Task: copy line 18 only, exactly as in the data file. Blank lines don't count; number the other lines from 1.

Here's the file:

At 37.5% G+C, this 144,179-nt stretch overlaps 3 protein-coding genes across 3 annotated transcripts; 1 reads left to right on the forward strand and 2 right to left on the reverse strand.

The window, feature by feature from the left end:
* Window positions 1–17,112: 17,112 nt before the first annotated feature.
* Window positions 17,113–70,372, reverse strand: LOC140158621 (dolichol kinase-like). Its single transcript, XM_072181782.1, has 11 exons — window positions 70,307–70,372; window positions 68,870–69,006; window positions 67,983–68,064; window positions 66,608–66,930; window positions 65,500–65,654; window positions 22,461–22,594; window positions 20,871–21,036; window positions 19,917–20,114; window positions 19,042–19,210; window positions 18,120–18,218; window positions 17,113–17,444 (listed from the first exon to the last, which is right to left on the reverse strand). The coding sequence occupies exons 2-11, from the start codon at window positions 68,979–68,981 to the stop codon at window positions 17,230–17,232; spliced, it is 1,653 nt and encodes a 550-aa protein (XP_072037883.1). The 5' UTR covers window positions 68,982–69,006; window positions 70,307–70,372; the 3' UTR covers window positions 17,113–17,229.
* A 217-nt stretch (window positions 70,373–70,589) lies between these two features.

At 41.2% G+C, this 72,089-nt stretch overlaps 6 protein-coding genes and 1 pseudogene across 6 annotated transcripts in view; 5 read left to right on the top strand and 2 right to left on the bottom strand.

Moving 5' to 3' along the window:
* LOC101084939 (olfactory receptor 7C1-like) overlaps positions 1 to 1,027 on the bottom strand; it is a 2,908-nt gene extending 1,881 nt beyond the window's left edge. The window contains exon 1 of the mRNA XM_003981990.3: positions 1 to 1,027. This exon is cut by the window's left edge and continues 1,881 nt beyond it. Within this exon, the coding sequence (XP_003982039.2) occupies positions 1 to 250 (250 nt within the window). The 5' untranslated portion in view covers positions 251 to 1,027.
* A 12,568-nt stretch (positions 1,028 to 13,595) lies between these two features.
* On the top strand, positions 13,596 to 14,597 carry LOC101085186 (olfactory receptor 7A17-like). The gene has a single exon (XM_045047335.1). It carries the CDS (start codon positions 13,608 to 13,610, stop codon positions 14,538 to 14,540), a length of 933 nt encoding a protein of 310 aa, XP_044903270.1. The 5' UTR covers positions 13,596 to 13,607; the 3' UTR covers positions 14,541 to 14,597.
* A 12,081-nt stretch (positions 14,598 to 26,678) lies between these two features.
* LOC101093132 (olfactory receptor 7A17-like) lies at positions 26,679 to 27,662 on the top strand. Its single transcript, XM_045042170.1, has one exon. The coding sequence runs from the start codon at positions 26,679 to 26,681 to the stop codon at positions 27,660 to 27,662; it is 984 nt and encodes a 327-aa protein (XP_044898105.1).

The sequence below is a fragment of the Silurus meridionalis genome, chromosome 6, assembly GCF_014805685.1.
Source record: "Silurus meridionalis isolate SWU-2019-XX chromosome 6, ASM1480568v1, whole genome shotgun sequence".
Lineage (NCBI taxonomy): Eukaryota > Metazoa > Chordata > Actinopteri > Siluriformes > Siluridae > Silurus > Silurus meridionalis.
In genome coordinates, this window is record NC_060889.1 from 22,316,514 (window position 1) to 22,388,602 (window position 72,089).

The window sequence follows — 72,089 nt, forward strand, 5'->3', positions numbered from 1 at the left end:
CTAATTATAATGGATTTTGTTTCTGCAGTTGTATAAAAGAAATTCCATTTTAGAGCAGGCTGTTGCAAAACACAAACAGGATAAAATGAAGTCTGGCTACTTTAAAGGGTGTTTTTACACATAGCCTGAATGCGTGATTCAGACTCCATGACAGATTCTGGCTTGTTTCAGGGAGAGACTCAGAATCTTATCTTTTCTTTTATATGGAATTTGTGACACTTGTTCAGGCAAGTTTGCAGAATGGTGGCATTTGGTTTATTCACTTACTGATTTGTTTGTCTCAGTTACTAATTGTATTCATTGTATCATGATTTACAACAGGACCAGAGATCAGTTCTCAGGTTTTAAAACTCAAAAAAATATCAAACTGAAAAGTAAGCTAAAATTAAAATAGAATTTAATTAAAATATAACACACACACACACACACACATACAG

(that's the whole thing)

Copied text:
CTAATTATAATGGATTTTGTTTCTGCAGTTGTATAAAAGAAATTCCATTTTAGAGCAGGCTGTTGCAAAACACAAACAGGATAAAATGAAGTCTGGCTACTTTAAAGGGTGTTTTTACACATAGCCTGAATGCGTGATTCAGACTCCATGACAGATTCTGGCTTGTTTCAGGGAGAGACTCAGAATCTTATCTTTTCTTTTATATGGAATTTGTGACACTTGTTCAGGCAAGTTTGCAGAATGGTGGCATTTGGTTTATTCACTTACTGATTTGTTTGTCTCAGTTACTAATTGTATTCATTGTATCATGATTTACAACAGGACCAGAGATCAGTTCTCAGGTTTTAAAACTCAAAAAAATATCAAACTGAAAAGTAAGCTAAAATTAAAATAGAATTTAATTAAAATATAACACACACACACACACACACATACAG